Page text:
Before the days of regular radio broadcasting, lights flashed as signals from the Pagoda to the people of Reading, PA. The Morse Code was something used to direct fireman. On other occasions, signals were given to further fundraising campaigns and inform the public of the most recent developments in the drive for funds. They were also used to give results of sporting events, such as prize fights and World Series.
The Morse Code was based on light signals, instead of sound signals, so a few adjustments were made. A white light represented a dash, while a red light was a dot. A white steady light meant the station was not occupied. A white and red light meant the station was open and prepared to operate. If both lights flickered, a message was about to be sent. If there was a white steady light and a flickering red light, an error was made and the message was being corrected. A steady red light and a flickering white light meant that urgent action was needed for the subject being broadcast by the lights.
1954 Signal Light atop Pagoda
For additional information about this Reading, Pennsylvania Landmark, just click on the link below.
The most popular tourist attraction in Reading, PA was built for William A. Witman by James Matz, a contractor, in 1908 as a luxury resort. Denied a license to operate, the bank interceded and sold the property to Mr and Mrs Jonathan Mould in 1910. In 1911, they presented the Pagoda and ten acres of land to the City of reading for $1.00. It was placed on the Historical National Registry in 1949. by the Pagoda - Skyline Drive Inc. The Bell hanging in the observation room was cast in Obsya, Japan in 1739. Originally, it was presented to the Buddhist Temple, Shojenzi, at Yakuosan, now part of Tokyo. The bell was shipped via the Suez Canal to New York, then by rail to Reading, PA.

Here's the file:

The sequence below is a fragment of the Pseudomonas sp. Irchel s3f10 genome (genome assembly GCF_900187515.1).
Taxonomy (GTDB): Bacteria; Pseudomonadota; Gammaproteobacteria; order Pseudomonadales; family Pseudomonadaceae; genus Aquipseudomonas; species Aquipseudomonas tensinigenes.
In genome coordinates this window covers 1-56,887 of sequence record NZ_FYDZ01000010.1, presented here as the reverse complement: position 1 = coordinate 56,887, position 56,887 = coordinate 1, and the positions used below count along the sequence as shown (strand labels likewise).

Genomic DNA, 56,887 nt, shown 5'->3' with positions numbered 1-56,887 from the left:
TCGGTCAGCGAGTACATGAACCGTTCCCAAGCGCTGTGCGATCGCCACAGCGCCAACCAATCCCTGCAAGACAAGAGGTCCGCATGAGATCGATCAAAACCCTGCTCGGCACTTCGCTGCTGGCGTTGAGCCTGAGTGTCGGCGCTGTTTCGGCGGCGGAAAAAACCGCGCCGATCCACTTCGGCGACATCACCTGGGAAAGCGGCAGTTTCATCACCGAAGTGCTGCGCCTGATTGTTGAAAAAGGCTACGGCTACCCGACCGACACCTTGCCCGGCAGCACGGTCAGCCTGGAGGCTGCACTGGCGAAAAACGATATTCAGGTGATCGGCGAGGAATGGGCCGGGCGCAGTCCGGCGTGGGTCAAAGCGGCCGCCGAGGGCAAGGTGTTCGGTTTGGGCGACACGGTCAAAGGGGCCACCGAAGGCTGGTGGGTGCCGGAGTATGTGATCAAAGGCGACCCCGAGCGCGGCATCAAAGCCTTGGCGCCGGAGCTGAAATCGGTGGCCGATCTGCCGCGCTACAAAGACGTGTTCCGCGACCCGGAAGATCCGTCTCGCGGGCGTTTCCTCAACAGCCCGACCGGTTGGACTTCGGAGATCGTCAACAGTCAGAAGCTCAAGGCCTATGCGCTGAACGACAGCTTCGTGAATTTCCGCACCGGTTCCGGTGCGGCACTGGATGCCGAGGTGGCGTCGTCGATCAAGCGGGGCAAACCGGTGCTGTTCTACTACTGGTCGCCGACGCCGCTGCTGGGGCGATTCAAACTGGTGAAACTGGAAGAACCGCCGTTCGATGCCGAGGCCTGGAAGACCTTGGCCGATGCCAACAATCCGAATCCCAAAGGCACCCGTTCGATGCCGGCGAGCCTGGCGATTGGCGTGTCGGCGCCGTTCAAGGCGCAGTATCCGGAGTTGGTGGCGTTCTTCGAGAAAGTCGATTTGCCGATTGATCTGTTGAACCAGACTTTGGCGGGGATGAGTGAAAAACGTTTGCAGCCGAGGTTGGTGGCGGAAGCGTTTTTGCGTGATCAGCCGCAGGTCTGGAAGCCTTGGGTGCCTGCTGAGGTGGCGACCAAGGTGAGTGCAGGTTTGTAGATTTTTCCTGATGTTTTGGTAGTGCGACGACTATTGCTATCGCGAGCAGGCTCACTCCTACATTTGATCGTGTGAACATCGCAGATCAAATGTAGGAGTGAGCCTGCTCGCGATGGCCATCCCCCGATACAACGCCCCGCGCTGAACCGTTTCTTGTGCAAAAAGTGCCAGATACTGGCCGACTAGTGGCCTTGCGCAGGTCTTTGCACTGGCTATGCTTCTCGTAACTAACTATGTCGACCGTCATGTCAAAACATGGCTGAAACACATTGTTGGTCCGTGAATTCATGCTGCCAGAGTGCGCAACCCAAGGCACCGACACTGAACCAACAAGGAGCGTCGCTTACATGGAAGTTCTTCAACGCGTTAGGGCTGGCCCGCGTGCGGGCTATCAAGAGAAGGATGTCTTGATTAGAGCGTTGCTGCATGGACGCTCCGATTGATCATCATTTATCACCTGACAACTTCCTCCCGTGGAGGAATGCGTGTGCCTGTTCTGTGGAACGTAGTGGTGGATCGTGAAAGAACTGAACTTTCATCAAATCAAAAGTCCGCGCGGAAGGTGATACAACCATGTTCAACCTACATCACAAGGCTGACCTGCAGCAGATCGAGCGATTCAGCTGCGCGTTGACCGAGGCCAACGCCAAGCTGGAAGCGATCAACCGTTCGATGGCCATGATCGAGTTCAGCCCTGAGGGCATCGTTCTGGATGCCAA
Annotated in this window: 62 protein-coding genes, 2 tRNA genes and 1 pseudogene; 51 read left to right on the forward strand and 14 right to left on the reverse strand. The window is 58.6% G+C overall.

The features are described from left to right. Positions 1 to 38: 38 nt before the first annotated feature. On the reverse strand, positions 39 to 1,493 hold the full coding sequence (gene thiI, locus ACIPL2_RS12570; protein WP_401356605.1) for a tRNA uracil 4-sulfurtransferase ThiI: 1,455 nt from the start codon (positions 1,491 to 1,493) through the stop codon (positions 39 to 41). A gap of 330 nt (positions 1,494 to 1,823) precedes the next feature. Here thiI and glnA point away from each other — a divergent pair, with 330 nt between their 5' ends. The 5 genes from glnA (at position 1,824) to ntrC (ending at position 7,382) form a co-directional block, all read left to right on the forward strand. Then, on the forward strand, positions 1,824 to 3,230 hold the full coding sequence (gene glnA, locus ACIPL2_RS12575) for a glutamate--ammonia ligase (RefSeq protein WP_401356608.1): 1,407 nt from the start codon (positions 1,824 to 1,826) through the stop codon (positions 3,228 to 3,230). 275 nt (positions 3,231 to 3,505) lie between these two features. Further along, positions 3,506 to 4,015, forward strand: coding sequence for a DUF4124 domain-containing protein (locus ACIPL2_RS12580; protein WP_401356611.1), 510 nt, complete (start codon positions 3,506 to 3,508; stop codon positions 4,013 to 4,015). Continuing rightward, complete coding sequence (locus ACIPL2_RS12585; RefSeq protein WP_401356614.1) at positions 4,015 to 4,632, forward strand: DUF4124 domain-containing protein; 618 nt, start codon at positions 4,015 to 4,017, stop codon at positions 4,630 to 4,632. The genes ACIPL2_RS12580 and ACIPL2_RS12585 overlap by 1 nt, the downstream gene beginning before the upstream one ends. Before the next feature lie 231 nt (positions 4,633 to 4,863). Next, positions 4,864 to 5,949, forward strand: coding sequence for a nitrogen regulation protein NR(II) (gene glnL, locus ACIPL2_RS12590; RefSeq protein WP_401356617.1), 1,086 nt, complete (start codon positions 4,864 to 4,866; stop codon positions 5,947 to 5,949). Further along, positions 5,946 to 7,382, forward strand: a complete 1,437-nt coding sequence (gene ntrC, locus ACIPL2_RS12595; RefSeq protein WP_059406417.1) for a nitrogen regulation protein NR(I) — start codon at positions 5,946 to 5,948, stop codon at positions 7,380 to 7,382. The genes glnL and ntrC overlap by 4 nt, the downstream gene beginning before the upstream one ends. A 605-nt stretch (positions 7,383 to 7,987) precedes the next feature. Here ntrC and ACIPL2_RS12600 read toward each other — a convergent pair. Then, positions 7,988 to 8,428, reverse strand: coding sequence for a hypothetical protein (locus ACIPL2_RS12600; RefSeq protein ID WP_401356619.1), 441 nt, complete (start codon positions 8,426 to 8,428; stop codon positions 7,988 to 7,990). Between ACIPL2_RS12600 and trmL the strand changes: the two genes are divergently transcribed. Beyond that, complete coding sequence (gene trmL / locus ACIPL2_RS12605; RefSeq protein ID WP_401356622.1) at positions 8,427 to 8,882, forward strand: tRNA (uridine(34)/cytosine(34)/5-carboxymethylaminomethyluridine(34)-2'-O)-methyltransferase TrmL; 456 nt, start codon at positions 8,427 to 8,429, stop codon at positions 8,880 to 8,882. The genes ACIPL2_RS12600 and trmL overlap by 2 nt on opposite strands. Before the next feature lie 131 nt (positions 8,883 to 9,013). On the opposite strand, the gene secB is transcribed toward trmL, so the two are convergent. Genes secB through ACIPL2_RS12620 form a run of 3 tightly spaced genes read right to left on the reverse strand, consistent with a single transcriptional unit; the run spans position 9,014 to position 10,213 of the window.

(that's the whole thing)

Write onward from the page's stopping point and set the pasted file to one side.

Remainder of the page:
P.O. Box 1615
Reading, PA 19603
If you have a QSO with WA3WSJ, I'll send you out the QSL card to the left. It's a Reading Pagoda QSL Card. Just send WA3WSJ a SASE and it's yours to have for your collection.